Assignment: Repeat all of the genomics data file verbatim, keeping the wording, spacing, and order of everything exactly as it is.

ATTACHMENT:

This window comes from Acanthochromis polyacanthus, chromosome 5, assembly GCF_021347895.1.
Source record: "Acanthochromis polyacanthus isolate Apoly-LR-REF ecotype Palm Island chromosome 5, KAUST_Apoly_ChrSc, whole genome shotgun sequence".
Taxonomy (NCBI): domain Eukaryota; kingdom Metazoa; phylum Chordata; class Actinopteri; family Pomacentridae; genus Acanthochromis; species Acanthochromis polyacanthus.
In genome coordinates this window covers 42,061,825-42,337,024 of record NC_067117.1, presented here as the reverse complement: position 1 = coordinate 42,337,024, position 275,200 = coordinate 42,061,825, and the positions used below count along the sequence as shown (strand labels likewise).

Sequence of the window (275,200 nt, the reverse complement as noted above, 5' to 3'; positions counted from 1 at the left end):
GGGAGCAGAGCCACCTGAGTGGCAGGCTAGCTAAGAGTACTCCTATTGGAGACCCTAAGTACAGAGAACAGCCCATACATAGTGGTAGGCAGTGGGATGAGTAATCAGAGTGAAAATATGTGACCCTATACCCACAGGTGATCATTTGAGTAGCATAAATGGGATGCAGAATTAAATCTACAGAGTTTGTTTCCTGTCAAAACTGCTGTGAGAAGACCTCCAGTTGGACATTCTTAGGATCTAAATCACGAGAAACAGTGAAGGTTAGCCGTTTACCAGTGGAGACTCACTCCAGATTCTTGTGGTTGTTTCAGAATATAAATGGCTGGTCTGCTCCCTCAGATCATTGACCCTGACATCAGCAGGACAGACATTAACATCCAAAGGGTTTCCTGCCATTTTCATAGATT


This window comes from Acanthochromis polyacanthus, chromosome 5, assembly GCF_021347895.1.
Source record: "Acanthochromis polyacanthus isolate Apoly-LR-REF ecotype Palm Island chromosome 5, KAUST_Apoly_ChrSc, whole genome shotgun sequence".
Taxonomy (NCBI): domain Eukaryota; kingdom Metazoa; phylum Chordata; class Actinopteri; family Pomacentridae; genus Acanthochromis; species Acanthochromis polyacanthus.
In genome coordinates this window covers 42,061,825-42,337,024 of record NC_067117.1, presented here as the reverse complement: position 1 = coordinate 42,337,024, position 275,200 = coordinate 42,061,825, and the positions used below count along the sequence as shown (strand labels likewise).

Sequence of the window (275,200 nt, the reverse complement as noted above, 5' to 3'; positions counted from 1 at the left end):
GGGAGCAGAGCCACCTGAGTGGCAGGCTAGCTAAGAGTACTCCTATTGGAGACCCTAAGTACAGAGAACAGCCCATACATAGTGGTAGGCAGTGGGATGAGTAATCAGAGTGAAAATATGTGACCCTATACCCACAGGTGATCATTTGAGTAGCATAAATGGGATGCAGAATTAAATCTACAGAGTTTGTTTCCTGTCAAAACTGCTGTGAGAAGACCTCCAGTTGGACATTCTTAGGATCTAAATCACGAGAAACAGTGAAGGTTAGCCGTTTACCAGTGGAGACTCACTCCAGATTCTTGTGGTTGTTTCAGAATATAAATGGCTGGTCTGCTCCCTCAGATCATTGACCCTGACATCAGCAGGACAGACATTAACATCCAAAGGGTTTCCTGCCATTTTCATAGATT